A handful of people marched down Yellowknife's main street, Franklin Ave., Sunday to protest illegal voter suppression phone calls which happened in some ridings in the last federal election. (2012 George Lessard/

A handful of people gathered at Iqaluit's busiest intersection Sunday to protest illegal voter suppression phone calls which happened in the last federal election.

People like Mark McCormack joined protestors across Canada to draw attention to what is being dubbed the 'robocall' scandal.

"We think that the electoral fraud that has allegedly taken place, or has taken place is really, really wrong," said McCormack.

A similar protest was held in Yellowknife Sunday, where about a dozen people marched down the city's main street holding signs and chanting slogans such as, "Election fraud has got to go".

Elections Canada has received more than 31,000 reports related to the phone fraud, reported to have happened during the May 2011 federal election.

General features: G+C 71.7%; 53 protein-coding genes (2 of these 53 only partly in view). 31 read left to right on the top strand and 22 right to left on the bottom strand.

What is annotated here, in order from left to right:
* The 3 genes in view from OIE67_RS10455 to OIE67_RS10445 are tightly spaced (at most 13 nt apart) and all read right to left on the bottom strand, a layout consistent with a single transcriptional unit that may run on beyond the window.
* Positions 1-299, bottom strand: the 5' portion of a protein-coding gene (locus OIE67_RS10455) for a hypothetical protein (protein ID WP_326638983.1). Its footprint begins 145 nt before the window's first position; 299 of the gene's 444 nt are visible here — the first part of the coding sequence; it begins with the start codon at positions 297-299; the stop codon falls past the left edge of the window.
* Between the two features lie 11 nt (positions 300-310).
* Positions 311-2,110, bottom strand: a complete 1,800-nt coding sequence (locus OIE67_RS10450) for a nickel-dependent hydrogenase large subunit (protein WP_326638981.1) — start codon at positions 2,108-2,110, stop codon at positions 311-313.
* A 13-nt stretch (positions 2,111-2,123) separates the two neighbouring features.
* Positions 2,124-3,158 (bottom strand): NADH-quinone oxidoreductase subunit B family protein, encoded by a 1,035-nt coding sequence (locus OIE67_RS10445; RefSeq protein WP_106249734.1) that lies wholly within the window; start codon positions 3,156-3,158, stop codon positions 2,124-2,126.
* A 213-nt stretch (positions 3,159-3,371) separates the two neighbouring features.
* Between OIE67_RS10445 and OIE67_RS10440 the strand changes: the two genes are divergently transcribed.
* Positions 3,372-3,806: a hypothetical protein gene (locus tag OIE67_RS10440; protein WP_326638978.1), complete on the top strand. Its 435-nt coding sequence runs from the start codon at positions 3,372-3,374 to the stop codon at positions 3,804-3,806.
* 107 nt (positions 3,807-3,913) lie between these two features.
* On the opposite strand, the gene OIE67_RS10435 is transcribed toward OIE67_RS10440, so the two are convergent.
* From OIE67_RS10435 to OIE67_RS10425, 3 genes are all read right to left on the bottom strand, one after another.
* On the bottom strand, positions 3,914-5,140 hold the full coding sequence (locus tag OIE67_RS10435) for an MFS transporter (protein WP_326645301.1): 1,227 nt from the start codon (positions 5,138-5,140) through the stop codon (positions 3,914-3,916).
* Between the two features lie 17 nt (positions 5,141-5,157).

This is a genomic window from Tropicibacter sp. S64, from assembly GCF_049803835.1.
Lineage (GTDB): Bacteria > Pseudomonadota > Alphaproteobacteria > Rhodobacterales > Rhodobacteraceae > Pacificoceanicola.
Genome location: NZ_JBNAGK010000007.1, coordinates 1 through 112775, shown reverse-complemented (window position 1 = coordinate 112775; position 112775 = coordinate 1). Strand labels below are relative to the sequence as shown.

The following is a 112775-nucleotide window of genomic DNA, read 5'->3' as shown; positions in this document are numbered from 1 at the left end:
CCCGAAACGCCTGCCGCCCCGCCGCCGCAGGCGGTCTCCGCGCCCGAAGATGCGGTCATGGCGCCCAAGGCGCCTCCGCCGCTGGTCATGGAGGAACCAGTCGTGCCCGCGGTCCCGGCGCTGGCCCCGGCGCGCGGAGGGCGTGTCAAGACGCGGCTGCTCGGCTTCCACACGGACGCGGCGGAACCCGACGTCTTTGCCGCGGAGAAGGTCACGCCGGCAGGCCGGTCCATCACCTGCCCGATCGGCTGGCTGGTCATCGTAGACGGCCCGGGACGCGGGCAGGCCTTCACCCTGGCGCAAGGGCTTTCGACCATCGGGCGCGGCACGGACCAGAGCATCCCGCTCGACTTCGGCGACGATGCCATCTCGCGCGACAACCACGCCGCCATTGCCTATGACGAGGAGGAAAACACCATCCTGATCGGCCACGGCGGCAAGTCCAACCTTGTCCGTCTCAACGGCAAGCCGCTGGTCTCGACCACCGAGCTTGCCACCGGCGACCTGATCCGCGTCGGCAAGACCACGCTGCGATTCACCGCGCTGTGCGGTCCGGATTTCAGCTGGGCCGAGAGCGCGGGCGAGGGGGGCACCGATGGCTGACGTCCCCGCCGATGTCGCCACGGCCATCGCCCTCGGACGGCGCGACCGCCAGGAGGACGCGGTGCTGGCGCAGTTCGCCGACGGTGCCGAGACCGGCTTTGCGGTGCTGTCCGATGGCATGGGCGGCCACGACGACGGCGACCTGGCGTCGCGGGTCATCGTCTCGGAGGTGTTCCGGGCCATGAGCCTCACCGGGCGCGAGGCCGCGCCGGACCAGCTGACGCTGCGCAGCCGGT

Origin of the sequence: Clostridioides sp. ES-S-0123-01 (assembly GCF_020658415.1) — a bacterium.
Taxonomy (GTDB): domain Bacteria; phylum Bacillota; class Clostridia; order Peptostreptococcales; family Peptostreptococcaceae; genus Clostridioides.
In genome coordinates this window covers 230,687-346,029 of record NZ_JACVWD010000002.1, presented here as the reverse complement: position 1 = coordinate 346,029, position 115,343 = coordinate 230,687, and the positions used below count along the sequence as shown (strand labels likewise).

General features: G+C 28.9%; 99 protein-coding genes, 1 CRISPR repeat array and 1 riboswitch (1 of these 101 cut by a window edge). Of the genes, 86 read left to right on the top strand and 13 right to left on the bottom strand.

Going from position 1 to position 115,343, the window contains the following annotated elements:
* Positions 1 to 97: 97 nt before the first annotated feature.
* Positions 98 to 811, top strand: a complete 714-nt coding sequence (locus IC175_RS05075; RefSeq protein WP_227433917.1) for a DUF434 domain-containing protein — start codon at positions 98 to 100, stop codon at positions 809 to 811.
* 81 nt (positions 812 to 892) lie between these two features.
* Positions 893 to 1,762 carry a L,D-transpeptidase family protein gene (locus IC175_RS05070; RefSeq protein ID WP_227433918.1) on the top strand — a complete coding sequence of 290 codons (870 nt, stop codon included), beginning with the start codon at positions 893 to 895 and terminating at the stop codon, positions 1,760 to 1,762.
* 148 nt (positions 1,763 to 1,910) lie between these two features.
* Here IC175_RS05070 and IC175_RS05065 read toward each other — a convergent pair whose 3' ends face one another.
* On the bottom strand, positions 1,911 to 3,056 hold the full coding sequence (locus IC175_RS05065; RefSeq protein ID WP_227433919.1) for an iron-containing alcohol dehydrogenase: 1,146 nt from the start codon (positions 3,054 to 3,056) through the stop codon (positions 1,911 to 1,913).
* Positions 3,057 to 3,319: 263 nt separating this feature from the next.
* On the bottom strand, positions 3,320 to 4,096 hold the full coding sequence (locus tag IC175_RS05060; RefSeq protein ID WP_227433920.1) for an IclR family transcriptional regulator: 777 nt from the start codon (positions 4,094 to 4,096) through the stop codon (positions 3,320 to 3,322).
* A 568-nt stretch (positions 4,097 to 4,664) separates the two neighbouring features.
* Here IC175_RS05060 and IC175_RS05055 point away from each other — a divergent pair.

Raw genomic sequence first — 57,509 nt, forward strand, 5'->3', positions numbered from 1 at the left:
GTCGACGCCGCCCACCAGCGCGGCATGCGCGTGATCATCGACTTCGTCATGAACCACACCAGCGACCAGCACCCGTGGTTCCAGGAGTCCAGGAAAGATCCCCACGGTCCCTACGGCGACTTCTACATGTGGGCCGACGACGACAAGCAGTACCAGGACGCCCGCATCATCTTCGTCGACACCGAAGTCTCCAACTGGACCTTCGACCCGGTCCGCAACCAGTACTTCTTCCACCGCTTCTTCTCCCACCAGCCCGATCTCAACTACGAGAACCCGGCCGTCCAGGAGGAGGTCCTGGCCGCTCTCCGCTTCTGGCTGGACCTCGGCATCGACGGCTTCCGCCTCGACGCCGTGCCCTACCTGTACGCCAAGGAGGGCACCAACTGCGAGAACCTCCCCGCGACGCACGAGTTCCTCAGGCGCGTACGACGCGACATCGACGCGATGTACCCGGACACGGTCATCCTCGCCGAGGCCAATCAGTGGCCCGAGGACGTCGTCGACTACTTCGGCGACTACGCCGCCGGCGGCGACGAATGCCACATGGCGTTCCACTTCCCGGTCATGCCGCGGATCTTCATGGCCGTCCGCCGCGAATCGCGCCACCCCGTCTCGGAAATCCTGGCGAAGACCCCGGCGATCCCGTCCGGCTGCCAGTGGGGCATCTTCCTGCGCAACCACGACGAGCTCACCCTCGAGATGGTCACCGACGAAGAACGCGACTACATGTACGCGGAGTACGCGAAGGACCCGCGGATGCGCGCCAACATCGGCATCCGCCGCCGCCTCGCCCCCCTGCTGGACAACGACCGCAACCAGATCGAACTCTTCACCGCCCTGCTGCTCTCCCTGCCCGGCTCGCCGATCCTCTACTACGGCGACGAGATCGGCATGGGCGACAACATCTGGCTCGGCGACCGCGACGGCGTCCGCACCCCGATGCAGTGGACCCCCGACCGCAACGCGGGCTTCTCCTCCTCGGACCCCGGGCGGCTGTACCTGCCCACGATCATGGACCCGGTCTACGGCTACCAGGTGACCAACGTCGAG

In some cases, people impersonating Elections Canada officials called voters and told them their polling station had changed.

It is illegal to attempt to influence an elector or election results under the Canada Elections Act.

Some groups which protested in cities like Toronto and Edmonton want a public inquiry.

There haven't been any reports of voter interference in Nunavut, but McCormack says electoral fraud anywhere hurts all Canadians.

In a visit to Nunavut last month when the story broke, Prime Minister Stephen Harper denied any knowledge of the calls and said the people involved should be held accountable.